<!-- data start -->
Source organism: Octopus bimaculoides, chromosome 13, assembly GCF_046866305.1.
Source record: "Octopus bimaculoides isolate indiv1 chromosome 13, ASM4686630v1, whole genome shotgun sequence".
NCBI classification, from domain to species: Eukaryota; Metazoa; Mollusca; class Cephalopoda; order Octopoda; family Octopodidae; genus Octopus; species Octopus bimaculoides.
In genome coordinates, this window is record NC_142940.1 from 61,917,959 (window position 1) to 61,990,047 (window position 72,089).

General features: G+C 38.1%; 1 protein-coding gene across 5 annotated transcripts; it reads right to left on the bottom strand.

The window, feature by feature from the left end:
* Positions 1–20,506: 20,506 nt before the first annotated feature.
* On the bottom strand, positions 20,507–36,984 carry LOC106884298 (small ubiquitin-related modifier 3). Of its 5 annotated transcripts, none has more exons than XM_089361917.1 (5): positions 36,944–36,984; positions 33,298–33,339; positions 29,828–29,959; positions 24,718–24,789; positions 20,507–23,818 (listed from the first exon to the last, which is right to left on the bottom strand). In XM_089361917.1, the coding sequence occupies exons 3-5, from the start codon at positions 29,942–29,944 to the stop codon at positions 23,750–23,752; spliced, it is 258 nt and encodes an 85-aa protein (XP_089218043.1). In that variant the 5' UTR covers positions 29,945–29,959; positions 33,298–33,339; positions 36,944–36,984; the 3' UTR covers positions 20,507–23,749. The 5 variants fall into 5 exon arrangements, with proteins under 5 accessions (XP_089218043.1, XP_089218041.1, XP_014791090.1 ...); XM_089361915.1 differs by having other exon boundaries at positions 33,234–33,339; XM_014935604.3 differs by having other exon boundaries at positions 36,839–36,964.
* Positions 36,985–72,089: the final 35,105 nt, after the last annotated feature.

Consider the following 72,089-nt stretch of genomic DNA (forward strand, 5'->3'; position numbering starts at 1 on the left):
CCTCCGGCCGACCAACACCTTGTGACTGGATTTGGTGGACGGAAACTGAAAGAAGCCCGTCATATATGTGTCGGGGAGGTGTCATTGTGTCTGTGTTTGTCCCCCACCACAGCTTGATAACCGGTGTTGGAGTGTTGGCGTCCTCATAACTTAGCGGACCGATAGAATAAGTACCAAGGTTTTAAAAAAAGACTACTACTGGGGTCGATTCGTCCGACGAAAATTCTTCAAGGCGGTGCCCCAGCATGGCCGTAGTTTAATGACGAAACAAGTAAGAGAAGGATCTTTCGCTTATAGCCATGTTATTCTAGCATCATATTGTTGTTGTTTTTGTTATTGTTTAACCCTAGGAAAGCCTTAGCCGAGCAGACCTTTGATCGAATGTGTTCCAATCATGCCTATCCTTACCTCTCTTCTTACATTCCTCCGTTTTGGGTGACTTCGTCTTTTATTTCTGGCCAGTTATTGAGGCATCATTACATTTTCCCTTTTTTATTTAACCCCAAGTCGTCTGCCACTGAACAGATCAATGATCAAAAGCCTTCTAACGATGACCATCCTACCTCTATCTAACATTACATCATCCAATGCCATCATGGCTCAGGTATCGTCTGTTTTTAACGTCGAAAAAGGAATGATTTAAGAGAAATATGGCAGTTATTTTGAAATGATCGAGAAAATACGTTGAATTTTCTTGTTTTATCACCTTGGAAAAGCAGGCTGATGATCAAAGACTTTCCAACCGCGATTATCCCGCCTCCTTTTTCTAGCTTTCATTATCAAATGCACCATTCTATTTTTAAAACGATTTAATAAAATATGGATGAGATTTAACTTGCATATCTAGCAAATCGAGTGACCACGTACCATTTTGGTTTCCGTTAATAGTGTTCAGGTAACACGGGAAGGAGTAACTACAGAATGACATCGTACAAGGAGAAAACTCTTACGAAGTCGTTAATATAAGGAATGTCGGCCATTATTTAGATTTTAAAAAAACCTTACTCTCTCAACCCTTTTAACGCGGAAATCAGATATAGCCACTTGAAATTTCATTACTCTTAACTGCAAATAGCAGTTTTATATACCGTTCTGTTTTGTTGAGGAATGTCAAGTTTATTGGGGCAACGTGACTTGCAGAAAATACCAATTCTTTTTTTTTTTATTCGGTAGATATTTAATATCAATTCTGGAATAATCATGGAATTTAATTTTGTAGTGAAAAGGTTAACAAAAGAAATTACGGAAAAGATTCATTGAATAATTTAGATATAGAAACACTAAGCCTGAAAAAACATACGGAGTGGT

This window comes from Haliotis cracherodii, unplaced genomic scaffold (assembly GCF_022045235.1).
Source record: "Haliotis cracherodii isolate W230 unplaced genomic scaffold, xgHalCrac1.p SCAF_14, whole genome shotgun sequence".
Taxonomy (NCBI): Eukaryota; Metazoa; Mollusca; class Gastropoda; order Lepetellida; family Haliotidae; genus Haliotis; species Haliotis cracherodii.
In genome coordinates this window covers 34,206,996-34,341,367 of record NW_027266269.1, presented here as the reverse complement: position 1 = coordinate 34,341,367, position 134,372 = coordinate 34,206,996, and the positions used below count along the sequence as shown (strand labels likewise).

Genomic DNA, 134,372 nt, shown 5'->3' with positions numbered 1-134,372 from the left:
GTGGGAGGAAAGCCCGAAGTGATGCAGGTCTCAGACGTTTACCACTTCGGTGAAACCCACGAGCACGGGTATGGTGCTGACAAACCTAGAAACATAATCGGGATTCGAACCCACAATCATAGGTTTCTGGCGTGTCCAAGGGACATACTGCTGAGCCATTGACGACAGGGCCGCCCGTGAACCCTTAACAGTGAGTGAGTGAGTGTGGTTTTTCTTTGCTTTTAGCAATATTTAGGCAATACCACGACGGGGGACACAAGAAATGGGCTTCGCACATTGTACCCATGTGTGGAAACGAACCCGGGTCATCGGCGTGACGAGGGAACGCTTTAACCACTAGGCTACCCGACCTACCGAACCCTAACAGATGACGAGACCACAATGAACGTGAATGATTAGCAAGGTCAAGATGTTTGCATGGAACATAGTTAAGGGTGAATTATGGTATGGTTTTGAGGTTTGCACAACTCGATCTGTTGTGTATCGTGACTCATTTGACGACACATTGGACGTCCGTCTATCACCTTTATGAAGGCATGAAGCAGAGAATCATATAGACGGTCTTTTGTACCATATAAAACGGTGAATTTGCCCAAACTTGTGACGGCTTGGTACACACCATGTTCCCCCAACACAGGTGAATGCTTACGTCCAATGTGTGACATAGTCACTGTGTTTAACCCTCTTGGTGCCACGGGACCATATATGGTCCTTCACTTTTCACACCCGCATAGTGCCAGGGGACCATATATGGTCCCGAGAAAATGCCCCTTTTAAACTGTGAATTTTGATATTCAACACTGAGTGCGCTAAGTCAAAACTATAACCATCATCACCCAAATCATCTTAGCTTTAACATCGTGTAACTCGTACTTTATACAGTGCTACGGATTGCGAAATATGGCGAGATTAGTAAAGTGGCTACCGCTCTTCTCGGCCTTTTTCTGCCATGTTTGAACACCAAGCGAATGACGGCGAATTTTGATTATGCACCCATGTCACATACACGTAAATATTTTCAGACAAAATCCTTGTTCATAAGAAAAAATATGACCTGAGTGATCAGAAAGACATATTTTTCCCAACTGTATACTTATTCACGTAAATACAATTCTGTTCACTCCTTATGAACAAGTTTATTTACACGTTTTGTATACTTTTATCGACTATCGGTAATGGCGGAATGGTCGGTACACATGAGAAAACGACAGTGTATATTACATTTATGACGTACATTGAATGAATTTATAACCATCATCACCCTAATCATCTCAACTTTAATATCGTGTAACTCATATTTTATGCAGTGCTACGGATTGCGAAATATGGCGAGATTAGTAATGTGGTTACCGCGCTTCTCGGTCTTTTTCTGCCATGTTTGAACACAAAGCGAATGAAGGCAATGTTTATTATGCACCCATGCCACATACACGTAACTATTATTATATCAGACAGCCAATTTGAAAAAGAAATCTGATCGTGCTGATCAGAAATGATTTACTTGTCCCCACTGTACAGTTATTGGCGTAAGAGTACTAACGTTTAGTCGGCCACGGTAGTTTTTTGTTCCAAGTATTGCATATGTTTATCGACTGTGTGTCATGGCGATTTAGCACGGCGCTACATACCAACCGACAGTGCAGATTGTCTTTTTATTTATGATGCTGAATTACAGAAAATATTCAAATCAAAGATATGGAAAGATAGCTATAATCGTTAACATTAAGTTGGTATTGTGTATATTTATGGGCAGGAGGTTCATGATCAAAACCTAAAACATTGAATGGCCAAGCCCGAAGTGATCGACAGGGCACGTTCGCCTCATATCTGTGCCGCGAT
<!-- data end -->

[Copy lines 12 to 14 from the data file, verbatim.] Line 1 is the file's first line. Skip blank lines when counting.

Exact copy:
This window comes from Haliotis cracherodii, unplaced genomic scaffold (assembly GCF_022045235.1).
Source record: "Haliotis cracherodii isolate W230 unplaced genomic scaffold, xgHalCrac1.p SCAF_14, whole genome shotgun sequence".
Taxonomy (NCBI): Eukaryota; Metazoa; Mollusca; class Gastropoda; order Lepetellida; family Haliotidae; genus Haliotis; species Haliotis cracherodii.